Greetings friends! In an effort to build the Beneath the Waves Community we would like to begin a regular segment in which we interview contributing BTW scientists and filmmakers. We believe it is important that we not only help spread information on what these scientists are doing, but that you can have a chance to get to know what drives their passion for our oceans. Enjoy! 

 


 

 OLYMPUS DIGITAL CAMERA

Andy Shantz

Florida International University

 

Today we dive deeper with researcher and Beneath the Waves Scientific Meetings Coordinator, Andy Shantz. Andy is currently a Doctoral Student at Florida International University where he studies the interface between physiological and community ecology. He is interested in understanding how an animal’s physiology can dictate its role in the ecosystem and shape its responses to environmental conditions. His research right now focuses on understanding how nutrient pollution from things like agricultural run-off and waste water discharge impacts coral reef communities.

 

Q: What draws you “Beneath the Waves”?:

 

Curiosity really. I love the feeling of exploring, seeing new things, and being in the wilderness. On land, it’s harder and harder to get away from all of the roads, cars, and development and just experience nature. But you can go diving anywhere and feel like you’re exploring somewhere people have never been. It feels like going to a whole new world where there is no telling what you’ll see or find and to me, that’s an amazing feeling.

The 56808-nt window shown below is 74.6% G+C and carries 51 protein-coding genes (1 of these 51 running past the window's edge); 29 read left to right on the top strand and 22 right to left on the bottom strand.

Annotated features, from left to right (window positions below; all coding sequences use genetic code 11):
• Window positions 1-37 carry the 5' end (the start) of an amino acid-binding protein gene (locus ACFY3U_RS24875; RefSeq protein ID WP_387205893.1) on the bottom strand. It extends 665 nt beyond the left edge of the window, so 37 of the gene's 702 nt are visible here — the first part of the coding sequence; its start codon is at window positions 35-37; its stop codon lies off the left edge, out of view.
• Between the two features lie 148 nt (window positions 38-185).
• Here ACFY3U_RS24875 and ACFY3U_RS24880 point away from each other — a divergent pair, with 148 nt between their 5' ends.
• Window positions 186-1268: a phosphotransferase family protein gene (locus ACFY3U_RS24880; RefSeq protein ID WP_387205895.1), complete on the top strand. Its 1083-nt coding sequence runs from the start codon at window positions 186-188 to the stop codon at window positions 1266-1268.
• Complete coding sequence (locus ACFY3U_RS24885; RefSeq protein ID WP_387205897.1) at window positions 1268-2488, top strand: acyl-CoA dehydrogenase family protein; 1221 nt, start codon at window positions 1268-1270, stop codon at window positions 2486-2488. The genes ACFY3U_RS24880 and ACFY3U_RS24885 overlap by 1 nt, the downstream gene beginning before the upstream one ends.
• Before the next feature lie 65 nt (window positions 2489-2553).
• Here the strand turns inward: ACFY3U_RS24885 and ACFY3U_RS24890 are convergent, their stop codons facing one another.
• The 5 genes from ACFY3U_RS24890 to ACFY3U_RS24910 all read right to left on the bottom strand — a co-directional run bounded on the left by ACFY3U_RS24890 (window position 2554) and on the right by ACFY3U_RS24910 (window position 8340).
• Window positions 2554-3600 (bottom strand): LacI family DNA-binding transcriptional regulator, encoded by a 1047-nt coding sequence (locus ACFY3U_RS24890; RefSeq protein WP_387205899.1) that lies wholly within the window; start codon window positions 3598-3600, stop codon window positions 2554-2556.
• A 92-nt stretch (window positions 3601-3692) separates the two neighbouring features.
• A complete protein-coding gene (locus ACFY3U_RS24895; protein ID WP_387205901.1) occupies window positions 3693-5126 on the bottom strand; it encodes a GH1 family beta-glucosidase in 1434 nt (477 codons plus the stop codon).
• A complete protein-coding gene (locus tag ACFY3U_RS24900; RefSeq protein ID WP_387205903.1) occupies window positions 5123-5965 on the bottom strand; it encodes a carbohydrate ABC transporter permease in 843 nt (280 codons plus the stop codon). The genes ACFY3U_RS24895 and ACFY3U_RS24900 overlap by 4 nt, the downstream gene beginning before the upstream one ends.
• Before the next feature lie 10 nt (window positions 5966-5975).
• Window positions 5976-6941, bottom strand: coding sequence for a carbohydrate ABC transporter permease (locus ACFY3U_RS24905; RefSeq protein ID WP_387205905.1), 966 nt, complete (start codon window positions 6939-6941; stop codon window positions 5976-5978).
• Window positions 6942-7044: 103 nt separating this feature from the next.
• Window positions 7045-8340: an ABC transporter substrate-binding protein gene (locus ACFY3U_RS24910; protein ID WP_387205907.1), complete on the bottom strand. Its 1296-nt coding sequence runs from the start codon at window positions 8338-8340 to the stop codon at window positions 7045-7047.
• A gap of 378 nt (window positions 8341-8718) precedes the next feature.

Q: What is your association with the film festival?:
 
My official title is ‘Scientific Meetings Coordinator’ – I help organize the film festivals that take place at scientific conferences. For me it’s great because this was really where we first started. One of our big goals was, and still is, trying to help scientists effectively communicate to make their research more accessible to everyone, and in this day and age digital media can be such an effective tool for that. So I not only get the opportunity to go to a lot of meetings and learn about the latest science, but also to show them how easily media can really broaden their impact and get their science to an audience far beyond the conference floor.
 
19473_310869077342_2701707_n
 

Q: If you could make one film regarding the oceans, what/who would be the subject?

 

It would be a pretty broad theme about how imperiled the oceans are right now. I think when it comes to the ocean there is an out-of-sight, out-of-mind mentality. You look out to sea and in most places it’s still pretty and blue, so a lot of people don’t realize how seriously degraded the oceans are becoming and how disastrous things could be for the whole world if we don’t fix it. But it wouldn’t be an all doom-and-gloom movie either, I think it’s really important that people understand that the oceans are vast and resilient too. If we just start acting little more responsibly, the ocean can continue to provide all of the resources that each of us enjoys and depends on now and can start to recover to ensure those resources long into the future.

 

Q: When not in the lab, on a boat, or doing science, where can we find you?

 

I love to travel so whenever my time and budget allow it, I try to get lost somewhere new in the world. But when I can’t be traveling you can usually find me out hiking, at the beach, or at a good sports bar cheering on whatever DC sports team is playing.

 
 If you would like to know more about Andy’s adventures and research, check out his website: 

http://aashantz.weebly.com